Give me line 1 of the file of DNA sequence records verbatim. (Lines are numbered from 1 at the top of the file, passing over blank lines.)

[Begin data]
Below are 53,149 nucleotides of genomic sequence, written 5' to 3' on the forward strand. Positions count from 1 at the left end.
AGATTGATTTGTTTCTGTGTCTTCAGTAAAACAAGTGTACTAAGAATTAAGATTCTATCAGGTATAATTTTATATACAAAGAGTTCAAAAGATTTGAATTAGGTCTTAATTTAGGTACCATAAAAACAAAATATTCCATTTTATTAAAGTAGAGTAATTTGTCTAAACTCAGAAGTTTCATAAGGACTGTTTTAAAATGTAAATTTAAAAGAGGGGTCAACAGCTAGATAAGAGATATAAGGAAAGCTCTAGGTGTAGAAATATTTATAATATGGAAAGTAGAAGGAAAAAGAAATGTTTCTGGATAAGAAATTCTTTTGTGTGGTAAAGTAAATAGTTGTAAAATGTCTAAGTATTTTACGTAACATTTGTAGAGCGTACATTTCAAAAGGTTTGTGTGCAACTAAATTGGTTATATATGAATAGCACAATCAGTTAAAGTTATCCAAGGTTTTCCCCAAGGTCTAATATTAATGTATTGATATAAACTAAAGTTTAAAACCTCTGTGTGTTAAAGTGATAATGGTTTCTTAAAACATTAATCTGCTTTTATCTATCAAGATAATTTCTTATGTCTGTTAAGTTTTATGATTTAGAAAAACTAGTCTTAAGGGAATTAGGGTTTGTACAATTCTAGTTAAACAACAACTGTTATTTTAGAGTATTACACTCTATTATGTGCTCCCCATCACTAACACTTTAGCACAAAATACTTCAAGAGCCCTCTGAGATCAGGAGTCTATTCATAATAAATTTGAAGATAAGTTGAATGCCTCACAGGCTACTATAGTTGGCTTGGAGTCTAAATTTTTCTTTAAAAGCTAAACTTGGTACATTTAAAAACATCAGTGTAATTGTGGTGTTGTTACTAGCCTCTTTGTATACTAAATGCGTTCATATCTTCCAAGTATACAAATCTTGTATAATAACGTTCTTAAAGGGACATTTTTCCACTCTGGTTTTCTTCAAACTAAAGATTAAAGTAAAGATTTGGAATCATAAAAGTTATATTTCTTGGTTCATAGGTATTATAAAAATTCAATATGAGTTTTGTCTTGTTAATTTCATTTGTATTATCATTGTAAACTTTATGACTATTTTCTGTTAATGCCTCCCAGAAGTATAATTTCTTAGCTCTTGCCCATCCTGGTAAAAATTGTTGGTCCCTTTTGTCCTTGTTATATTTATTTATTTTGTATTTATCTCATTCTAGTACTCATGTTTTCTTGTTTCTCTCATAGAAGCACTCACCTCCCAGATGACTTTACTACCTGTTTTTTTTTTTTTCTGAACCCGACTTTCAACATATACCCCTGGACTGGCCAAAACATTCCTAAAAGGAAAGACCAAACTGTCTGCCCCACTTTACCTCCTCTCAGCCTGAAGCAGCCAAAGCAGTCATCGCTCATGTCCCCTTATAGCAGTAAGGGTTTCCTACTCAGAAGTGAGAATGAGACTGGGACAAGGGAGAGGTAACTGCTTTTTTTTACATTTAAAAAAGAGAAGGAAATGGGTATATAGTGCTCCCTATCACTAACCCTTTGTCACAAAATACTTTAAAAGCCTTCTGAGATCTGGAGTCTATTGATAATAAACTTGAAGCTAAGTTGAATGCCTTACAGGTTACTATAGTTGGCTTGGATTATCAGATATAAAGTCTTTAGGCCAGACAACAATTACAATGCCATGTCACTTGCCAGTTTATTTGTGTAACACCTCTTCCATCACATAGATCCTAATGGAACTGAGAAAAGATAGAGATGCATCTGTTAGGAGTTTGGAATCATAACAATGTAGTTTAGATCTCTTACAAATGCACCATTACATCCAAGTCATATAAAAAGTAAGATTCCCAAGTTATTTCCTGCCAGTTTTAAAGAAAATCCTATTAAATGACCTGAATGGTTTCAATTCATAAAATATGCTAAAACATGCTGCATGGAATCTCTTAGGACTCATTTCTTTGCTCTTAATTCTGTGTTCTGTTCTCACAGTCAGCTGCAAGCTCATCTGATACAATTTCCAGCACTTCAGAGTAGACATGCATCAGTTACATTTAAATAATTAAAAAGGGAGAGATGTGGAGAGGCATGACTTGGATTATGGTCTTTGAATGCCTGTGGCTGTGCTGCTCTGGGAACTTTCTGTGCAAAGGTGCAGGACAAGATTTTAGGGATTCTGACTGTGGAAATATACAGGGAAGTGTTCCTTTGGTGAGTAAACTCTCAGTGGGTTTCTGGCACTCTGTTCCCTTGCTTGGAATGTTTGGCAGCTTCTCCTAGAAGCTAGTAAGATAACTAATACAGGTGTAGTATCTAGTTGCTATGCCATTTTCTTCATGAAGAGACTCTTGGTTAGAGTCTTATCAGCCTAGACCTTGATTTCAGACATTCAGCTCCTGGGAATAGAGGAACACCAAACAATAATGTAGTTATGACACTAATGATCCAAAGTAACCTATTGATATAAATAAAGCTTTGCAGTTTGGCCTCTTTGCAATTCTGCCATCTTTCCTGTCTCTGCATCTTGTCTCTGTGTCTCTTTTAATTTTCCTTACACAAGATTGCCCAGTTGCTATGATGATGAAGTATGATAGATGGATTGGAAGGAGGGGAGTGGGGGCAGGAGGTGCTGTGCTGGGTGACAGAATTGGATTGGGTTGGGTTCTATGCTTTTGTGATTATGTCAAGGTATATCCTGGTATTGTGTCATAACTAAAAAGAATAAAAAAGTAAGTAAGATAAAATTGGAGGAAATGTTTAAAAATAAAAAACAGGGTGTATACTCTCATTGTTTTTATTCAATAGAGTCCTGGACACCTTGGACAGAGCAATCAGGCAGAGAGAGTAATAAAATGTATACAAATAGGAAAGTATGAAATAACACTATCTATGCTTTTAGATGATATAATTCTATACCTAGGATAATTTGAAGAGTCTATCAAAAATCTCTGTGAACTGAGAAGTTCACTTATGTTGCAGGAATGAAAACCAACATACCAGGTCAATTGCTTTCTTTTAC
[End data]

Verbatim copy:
Below are 53,149 nucleotides of genomic sequence, written 5' to 3' on the forward strand. Positions count from 1 at the left end.